John Day Steelhead Project Update

In Oregon by Sophia Kaelke

Guest authors, Logan Breshears, ODFW researcher, and Ian Tattum, ODFW district biologist, work on the John Day Steelhead Project in northeastern Oregon.

By Logan Breshears and Ian Tattum

In 2020, with help from many generous donors from Trout Unlimited and Wild Steelheaders United, the John Day Steelhead Project was able to successfully capture and acoustic tag 200 wild A-run summer steelhead at Bonneville Dam.

The money raised through the initial fundraising campaign to support this science paid for 20 acoustic tags, which enabled us to track the migrations of these fish throughout the mainstem Columbia River and up into their spawning basins and was extremely helpful in better understanding steelhead migration patterns during the 2020 migration year.

This post provides some preliminary results from the 2020 tagging effort, and it will also give you a glimpse at what the upcoming field season has in store for the John Day Steelhead Project.


Everyone always wants to know first where all the fish we tagged in this study ended up — the figure below shows the breakdown for the probable spawning basin for each fish. Probable spawning basin was determined by using the last known acoustic tag detection, or PIT tag detection. The focus of our tagging efforts was John Day origin fish, but also fish that matched the physical characteristics of Mid-Columbia steelhead populations, and we did a good job of capturing and tagging these individuals.

Figure 2 Probable spawning basins for summer steelhead during the 2020 migration year determined by their last known acoustic tag detection or PIT tag detection. Fish that we lost signal with are not included in this figure.

We also tagged fish that were not assigned to a probable spawning basin. These fish were either possible mortalities, shed their tags, or avoided upstream PIT tag detection. Most of the “lost” fish occurred within 2 river segments. There were 29 fish lost between Bonneville Dam and The Dalles Dam (likely mortalities), and there were 33 fish lost above Lower Granite Dam on the Snake River (likely avoided PIT tag detection further upstream).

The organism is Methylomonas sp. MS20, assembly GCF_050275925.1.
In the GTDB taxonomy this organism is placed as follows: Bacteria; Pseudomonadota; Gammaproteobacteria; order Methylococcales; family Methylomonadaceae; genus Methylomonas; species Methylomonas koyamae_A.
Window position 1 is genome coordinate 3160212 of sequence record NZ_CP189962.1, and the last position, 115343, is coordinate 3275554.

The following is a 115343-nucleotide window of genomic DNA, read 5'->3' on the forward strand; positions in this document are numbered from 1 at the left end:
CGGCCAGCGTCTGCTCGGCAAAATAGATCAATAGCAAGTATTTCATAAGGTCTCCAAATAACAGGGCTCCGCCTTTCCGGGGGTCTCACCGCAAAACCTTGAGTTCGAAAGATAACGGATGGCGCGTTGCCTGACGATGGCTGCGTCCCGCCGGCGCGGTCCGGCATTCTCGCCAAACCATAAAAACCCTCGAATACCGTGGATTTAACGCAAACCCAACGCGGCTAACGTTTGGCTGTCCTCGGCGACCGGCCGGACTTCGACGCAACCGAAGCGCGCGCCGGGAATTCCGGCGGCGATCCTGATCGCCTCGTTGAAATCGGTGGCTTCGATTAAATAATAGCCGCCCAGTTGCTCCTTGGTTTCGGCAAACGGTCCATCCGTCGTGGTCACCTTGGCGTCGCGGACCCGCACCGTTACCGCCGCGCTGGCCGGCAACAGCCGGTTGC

We had two main objectives for our 2020 tagging effort. Our first objective was to quantify thermal refuge usage between Bonneville Dam and John Day Dam, and our second objective was to characterize migration patterns at the confluence of the John Day River. Both aimed to improve understanding of the overshoot and fallback tendencies of John Day Steelhead over McNary Dam.

Thermal Refuge Usage

Steelhead were tracked at all of the major thermal refuge areas between Bonneville Dam and John Day Dam. Our results indicated that the most utilized thermal refuge areas were the Little White Salmon River (Drano Lake), the White Salmon River, and the Deschutes River. Fish utilized these locations for several weeks to months at a time before continuing their upstream migrations.

The dates that fish utilized the thermal refuge areas aligned well with the steelhead angling closures Oregon implemented in 2020 at Eagle Creek, Herman Creek, and the Deschutes River. John Day spawners relied more heavily on the Deschutes River for thermal refuge than other locations, and the longer a John Day spawning fish stayed in the Deschutes River, the less likely it was to overshoot the John Day River and ascend McNary Dam.

We were also able to describe a new migration strategy, in which steelhead migrated directly from Bonneville Dam to the John Day River, but would then turn around and head back downstream to thermoregulate in the Deschutes River throughout the summer months. We wouldn’t have been able to detect this migration strategy without the use of acoustic tags!

Figure 3 Left Panel – Bonneville Pool (Bonneville Dam to The Dalles Dam) residence time in days for fish that did/did not overshoot the John Day River and were later detected at McNary Dam. Right Panel – The Dalles Pool (The Dalles Dam to John Day Dam) residence

Confluence Migration Behavior

In order to better understand the migration behaviors of fish at the John Day River confluence, we installed an array of acoustic receivers that was able to project the position of a fish as it was passing through the area. We categorized fish into three groups, fish that entered the John Day River and stayed, fish that entered the river and exited, and fish that did not enter the river.

Our results indicated that most (79%) John Day spawning fish did not enter the river and stay on their first attempt. As a fish made successive attempts at entering the river, it was more likely to stay in the river, with some of these fish making upwards of four entry attempts. Most of the initial attempts were made between September and October, with successive attempts occuring slightly later in October and November.